For $5,000 Make Your House a Caddy ShackS

For something as slow, frumpy, and basic in its utilitarian intent, the old VW Rabbit diesel pickup sure does have a lot of fans. Today's Nice Price or Crack Pipe 1981 edition is the rare one that hasn't been shown affection in the form of questionable mods, but will you all be fans of its price?

As I noted, the seller of yesterday's custom 2004 Caddy Escalade Convertible has had less luck trying to move it than has that Chinese guy who's offering to pay for somebody - a dude - to marry his attractive but extremely lesbian daughter. And while unwilling-lesbodad has had to up his ante, the Escalade has seen its price slashed, time and time again. I guess they'll just need to keep hacking because according to 89% of you, at $24,990 they haven't cut enough.

It's pretty obvious that the Chinese dad-dude is unwilling to accept the fact that his daughter doesn't want the D, and another obvious example of such oblivious behavior has been Volkswagen's recent take on the U.S. market, a nut that the German company seems unable to crack. Even today, the company's labor chief calls the U.S. operations a disaster, echoing claims made by head of U.S. operations, Michael Horn, who says their parent "pays little heed to the dynamics of the U.S. market."

That wasn't always the case however, and at one time VW gave America just what it wanted, and what America wanted was a small, fuel-efficient and capable pickup, and one with wrap-around turn signals to boot!

The VW Golf (Rabbit in the U.S.) was the company's replacement for the so-long-in-the-tooth-it-might-as-well-be-on-exibit-at-the-Page-Museum Type 1, or Beetle to its friends. Originally styled by Giorgetto Giugiaro's ItalDesign, the Golf was simple, classic, and would one day become just as iconic a model for the German company as did the Bug.

But all good things must be meddled with and when VW decided to build the cars here in the states, at their spankin' new Westmoreland PA plant, they also decided to make the car more American, or what then VW Executive Werner Schmidt referred to as 'malibuing.'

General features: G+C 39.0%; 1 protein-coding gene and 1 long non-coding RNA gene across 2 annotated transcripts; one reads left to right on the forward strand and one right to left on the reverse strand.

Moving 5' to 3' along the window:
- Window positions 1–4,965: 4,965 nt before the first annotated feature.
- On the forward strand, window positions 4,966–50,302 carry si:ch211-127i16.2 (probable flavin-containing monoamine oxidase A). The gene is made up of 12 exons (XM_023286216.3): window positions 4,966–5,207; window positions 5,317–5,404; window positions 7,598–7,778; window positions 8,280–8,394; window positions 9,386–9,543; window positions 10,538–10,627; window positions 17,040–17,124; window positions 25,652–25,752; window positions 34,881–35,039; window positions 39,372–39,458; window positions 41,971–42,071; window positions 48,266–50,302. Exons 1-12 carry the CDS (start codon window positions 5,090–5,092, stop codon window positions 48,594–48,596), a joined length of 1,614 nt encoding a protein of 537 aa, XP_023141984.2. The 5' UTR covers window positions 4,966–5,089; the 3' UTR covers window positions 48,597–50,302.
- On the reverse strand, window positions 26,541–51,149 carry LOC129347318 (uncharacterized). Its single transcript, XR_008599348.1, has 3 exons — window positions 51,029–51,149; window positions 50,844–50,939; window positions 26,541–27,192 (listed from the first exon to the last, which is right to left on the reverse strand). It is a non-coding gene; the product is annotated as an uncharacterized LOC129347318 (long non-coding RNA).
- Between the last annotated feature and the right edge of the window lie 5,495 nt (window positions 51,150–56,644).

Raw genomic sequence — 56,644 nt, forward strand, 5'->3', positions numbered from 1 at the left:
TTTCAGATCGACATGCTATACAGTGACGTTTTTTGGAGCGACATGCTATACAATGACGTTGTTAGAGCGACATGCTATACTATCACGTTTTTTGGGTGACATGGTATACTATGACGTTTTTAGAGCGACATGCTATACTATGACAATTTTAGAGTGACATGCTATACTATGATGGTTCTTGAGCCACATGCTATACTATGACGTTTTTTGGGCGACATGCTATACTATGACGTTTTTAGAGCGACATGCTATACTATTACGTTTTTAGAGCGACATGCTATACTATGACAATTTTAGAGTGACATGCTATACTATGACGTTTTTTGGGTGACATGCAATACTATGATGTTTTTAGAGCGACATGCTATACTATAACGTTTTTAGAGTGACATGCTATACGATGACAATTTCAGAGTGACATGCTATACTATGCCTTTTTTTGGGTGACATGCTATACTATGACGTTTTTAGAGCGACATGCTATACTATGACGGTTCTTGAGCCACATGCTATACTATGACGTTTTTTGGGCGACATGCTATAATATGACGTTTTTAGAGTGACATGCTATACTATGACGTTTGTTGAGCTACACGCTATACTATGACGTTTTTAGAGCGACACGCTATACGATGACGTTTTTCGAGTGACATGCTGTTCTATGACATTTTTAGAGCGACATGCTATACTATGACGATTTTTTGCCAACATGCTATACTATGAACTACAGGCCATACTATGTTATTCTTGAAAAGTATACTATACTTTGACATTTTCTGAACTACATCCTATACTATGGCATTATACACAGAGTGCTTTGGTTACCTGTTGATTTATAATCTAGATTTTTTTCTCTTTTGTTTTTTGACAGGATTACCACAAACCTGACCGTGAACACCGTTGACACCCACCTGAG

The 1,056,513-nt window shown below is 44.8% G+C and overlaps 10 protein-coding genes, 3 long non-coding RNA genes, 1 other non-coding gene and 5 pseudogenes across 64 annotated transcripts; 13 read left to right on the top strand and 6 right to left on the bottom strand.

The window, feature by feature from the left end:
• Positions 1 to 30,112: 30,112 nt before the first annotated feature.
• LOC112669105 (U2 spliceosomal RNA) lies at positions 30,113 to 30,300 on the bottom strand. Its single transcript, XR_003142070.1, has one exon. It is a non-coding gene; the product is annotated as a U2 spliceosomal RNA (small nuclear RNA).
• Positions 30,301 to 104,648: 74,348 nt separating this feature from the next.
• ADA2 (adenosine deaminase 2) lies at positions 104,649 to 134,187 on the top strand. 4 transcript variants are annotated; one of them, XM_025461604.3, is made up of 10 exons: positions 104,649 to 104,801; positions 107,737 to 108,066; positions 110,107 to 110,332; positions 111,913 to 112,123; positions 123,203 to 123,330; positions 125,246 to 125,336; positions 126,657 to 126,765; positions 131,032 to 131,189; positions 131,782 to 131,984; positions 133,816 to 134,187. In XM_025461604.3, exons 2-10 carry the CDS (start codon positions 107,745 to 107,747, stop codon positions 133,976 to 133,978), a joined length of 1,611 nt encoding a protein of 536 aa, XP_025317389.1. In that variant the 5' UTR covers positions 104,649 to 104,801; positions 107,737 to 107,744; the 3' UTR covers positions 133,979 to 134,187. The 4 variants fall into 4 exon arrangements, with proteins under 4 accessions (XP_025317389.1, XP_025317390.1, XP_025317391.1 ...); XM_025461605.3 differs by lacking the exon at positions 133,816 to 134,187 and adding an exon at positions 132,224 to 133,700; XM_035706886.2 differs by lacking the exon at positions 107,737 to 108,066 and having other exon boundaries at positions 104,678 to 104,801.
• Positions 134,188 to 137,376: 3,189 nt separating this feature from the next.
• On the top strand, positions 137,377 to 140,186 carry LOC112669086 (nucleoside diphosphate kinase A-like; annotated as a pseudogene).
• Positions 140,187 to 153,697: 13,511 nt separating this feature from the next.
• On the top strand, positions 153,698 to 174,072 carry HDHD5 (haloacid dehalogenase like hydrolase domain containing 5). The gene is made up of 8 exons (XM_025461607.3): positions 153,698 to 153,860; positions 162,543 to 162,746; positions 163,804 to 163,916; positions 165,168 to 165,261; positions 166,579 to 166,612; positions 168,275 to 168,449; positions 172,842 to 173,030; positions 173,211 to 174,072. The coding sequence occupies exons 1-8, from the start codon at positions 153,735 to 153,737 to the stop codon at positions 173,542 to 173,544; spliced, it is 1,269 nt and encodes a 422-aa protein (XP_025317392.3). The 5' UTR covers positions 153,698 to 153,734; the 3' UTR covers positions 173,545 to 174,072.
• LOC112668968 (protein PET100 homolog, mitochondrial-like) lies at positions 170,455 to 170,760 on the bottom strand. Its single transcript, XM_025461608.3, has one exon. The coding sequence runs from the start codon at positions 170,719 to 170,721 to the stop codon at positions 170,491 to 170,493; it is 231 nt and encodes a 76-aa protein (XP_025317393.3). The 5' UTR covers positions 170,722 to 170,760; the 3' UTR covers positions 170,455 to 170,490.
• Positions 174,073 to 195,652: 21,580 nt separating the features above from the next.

The American Rabbit soon sprouted rectangular headlamps bookended by amber corner lamps, and set into a grille with a heavy chrome frame. Out back, the tail lights grew wide as a stereotypical American ass, while the side markers gained pointless bright detailing.

Inside was even worse as the Germans thought color coordinating the dash, doors and seats would be in the Americans' best interests. Along the way however, Volkswagen also introduced a nifty little pickup.

For $5,000 Make Your House a Caddy ShackS

This 1981 VW Rabbit Pickup - or Caddy to those elsewhere - exhibits all the noted Americanizations. It's also a diesel, and that sturdy 52-horse 1.6-litre is the beneficiary here of a number of new parts. Sure, zero to sixty in these is something best timed by glacial ablation, but it'll still get you to the next light, just like everybody else.

Described in the ad as an older restoration on top of 233,000 miles, the car looks pretty good from the outside, even sporting a nice set of period-correct GTi wheels. The green paint also appears presentable, and it seems to have all its trim and rubber bits.

The inside isn't so nice, the seats looking like they've been re-covered at some point by Buffalo Bill from the Silence of the Lambs. Still, there's a 5-speed stick, and here too resides a GTi wheel.

For $5,000 Make Your House a Caddy ShackS

The little trucklet is said to be free of rust save for a couple of spots, and it does have its current tags. The seller is asking $5,000 for his little Rabbit, and here's your chance to hop to it and say if that's a deal. What do you think, is five grand a good price for this Vee-Dub? Or, is that price too high for a Caddy Snack?

You decide!

Lancaster (pronounced: lank-iss-tar) PA Craigslist, or go here if the ad disappears.

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